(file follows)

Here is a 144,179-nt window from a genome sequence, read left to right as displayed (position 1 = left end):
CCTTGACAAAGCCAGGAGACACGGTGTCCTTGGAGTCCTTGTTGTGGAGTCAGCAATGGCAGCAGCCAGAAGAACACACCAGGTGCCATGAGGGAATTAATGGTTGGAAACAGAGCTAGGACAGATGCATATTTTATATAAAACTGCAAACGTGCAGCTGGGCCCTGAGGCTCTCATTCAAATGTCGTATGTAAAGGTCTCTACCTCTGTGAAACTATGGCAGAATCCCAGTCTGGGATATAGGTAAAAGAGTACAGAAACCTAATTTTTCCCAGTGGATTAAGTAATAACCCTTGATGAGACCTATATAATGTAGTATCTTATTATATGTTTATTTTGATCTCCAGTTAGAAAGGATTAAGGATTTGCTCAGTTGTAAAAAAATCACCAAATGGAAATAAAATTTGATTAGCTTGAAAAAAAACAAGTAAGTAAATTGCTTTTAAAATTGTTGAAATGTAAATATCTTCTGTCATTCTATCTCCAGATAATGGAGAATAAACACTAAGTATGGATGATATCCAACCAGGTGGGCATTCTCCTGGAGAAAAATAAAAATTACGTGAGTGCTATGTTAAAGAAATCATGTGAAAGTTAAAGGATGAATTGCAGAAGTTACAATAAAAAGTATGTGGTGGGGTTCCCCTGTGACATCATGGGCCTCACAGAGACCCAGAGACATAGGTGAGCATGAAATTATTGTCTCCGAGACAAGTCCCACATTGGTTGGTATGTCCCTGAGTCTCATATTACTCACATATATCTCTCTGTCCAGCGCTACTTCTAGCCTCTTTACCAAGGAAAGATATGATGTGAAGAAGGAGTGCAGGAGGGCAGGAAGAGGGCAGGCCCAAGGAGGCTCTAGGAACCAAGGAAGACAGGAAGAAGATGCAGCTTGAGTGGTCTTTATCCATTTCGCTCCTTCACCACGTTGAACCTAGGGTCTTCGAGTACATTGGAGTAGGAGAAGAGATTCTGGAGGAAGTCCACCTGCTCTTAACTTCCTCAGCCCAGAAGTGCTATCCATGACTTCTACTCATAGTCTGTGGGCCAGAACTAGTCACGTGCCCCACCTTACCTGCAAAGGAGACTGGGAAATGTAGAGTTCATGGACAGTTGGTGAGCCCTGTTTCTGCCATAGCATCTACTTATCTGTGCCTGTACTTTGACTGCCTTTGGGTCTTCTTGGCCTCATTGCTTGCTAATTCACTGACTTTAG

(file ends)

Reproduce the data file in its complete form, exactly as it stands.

Here is a 144,179-nt window from a genome sequence, read left to right as displayed (position 1 = left end):
CCTTGACAAAGCCAGGAGACACGGTGTCCTTGGAGTCCTTGTTGTGGAGTCAGCAATGGCAGCAGCCAGAAGAACACACCAGGTGCCATGAGGGAATTAATGGTTGGAAACAGAGCTAGGACAGATGCATATTTTATATAAAACTGCAAACGTGCAGCTGGGCCCTGAGGCTCTCATTCAAATGTCGTATGTAAAGGTCTCTACCTCTGTGAAACTATGGCAGAATCCCAGTCTGGGATATAGGTAAAAGAGTACAGAAACCTAATTTTTCCCAGTGGATTAAGTAATAACCCTTGATGAGACCTATATAATGTAGTATCTTATTATATGTTTATTTTGATCTCCAGTTAGAAAGGATTAAGGATTTGCTCAGTTGTAAAAAAATCACCAAATGGAAATAAAATTTGATTAGCTTGAAAAAAAACAAGTAAGTAAATTGCTTTTAAAATTGTTGAAATGTAAATATCTTCTGTCATTCTATCTCCAGATAATGGAGAATAAACACTAAGTATGGATGATATCCAACCAGGTGGGCATTCTCCTGGAGAAAAATAAAAATTACGTGAGTGCTATGTTAAAGAAATCATGTGAAAGTTAAAGGATGAATTGCAGAAGTTACAATAAAAAGTATGTGGTGGGGTTCCCCTGTGACATCATGGGCCTCACAGAGACCCAGAGACATAGGTGAGCATGAAATTATTGTCTCCGAGACAAGTCCCACATTGGTTGGTATGTCCCTGAGTCTCATATTACTCACATATATCTCTCTGTCCAGCGCTACTTCTAGCCTCTTTACCAAGGAAAGATATGATGTGAAGAAGGAGTGCAGGAGGGCAGGAAGAGGGCAGGCCCAAGGAGGCTCTAGGAACCAAGGAAGACAGGAAGAAGATGCAGCTTGAGTGGTCTTTATCCATTTCGCTCCTTCACCACGTTGAACCTAGGGTCTTCGAGTACATTGGAGTAGGAGAAGAGATTCTGGAGGAAGTCCACCTGCTCTTAACTTCCTCAGCCCAGAAGTGCTATCCATGACTTCTACTCATAGTCTGTGGGCCAGAACTAGTCACGTGCCCCACCTTACCTGCAAAGGAGACTGGGAAATGTAGAGTTCATGGACAGTTGGTGAGCCCTGTTTCTGCCATAGCATCTACTTATCTGTGCCTGTACTTTGACTGCCTTTGGGTCTTCTTGGCCTCATTGCTTGCTAATTCACTGACTTTAG